World Immunization Week
24-30 April 2014
To underscore the importance of immunization in saving lives, and to encourage families to vaccinate their children against deadly diseases WHO is uniting countries across the globe for a week of vaccination campaigns, public education and information sharing under the umbrella of World Immunization Week.
Worldwide collaboration provides an opportunity to boost momentum and focus on specific actions such as:
- raising awareness on how immunization saves lives;
- increasing vaccination coverage to prevent disease outbreaks;
- reaching underserved and marginalized communities (e.g. those living in remote areas, deprived urban settings, fragile states and strife-torn regions) with existing and newly available vaccines;
- reinforcing the medium- and long-term benefits of immunization (e.g. giving children a chance to grow up healthy, go to school and improve their life prospects).
Immunization is one of the most successful and cost-effective health interventions. It prevents between 2 and 3 million deaths every year. Immunization prevents debilitating illness, disability and death from vaccine-preventable diseases such as diphtheria, hepatitis A and B, measles, mumps, pneumococcal disease, polio, rotavirus diarrhoea, tetanus and yellow fever. The benefits of immunization are increasingly being extended to adolescents and adults, providing protection against life-threatening diseases such as influenza, meningitis, and cancers (e.g. cervical and liver cancers) that occur in adulthood.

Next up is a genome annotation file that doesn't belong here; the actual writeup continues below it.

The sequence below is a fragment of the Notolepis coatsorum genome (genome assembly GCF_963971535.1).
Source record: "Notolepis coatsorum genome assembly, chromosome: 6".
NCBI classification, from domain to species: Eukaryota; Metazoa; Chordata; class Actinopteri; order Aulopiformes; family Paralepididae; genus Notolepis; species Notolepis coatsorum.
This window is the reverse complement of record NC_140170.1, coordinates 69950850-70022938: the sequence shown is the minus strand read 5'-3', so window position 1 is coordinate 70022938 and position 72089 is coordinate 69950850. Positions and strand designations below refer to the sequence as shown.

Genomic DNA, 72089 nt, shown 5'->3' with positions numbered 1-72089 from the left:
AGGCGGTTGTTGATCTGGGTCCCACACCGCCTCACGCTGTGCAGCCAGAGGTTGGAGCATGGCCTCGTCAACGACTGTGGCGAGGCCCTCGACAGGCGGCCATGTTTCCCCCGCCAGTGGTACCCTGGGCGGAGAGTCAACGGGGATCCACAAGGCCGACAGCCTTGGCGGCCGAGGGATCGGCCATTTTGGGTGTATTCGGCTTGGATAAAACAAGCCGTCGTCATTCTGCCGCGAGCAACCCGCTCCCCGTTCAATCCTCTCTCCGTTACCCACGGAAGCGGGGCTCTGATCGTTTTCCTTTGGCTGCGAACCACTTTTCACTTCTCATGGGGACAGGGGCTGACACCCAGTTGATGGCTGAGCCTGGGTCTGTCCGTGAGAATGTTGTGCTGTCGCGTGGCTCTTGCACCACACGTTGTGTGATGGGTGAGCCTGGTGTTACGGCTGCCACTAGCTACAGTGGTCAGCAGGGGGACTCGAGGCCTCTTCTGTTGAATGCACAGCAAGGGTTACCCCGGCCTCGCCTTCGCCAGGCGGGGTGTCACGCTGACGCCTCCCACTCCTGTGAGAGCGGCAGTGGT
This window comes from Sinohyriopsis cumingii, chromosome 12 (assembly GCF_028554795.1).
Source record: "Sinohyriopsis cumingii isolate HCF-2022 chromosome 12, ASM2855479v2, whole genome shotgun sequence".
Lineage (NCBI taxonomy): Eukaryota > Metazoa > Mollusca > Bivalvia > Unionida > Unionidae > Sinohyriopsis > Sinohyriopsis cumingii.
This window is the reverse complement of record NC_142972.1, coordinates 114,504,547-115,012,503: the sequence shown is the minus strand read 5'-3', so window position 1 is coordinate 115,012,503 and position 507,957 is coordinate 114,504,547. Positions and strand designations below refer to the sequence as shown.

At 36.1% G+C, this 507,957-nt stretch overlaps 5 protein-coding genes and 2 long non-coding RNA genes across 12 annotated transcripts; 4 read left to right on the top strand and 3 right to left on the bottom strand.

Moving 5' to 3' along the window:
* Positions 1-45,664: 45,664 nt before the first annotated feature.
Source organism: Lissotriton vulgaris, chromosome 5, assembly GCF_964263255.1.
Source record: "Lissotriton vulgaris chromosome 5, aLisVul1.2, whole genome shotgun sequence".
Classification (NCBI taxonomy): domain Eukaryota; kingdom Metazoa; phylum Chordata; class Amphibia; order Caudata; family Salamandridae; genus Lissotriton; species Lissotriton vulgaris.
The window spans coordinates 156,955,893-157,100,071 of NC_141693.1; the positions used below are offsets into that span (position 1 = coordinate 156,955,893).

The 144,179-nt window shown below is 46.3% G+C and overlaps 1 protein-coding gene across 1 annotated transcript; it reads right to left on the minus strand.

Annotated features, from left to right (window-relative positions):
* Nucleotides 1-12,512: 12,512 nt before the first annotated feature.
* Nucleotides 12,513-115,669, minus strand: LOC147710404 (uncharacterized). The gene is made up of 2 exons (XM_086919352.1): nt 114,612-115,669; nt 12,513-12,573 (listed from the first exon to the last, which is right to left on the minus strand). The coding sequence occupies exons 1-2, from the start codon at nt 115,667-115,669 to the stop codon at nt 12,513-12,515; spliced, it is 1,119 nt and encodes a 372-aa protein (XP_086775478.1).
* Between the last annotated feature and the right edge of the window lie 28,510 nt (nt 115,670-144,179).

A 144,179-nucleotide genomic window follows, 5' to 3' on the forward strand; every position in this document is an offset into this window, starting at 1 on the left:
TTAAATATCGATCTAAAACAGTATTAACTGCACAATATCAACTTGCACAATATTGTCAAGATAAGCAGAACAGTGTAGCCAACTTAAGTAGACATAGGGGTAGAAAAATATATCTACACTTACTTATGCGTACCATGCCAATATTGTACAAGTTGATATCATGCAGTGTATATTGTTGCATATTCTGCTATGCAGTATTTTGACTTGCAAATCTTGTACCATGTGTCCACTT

Campaign materials World Immunization Week 2014
- Measles fact sheet
- Health topic: Measles
Measles fact file
- Facts and questions on Measles
- Photo story: Measles control at Hanoi’s National Paediatric Hospital
- Questions and answers on immunization
- Health topic: Immunization
- Other diseases, vaccines and WHO recommendations
Latest news and press releases
Immunization can save a million and a half more lives in WHO’s Western Pacific Region
Hong Kong SAR (China) achieves measles-free status
7 Million Deaths Averted through Hepatitis B Vaccination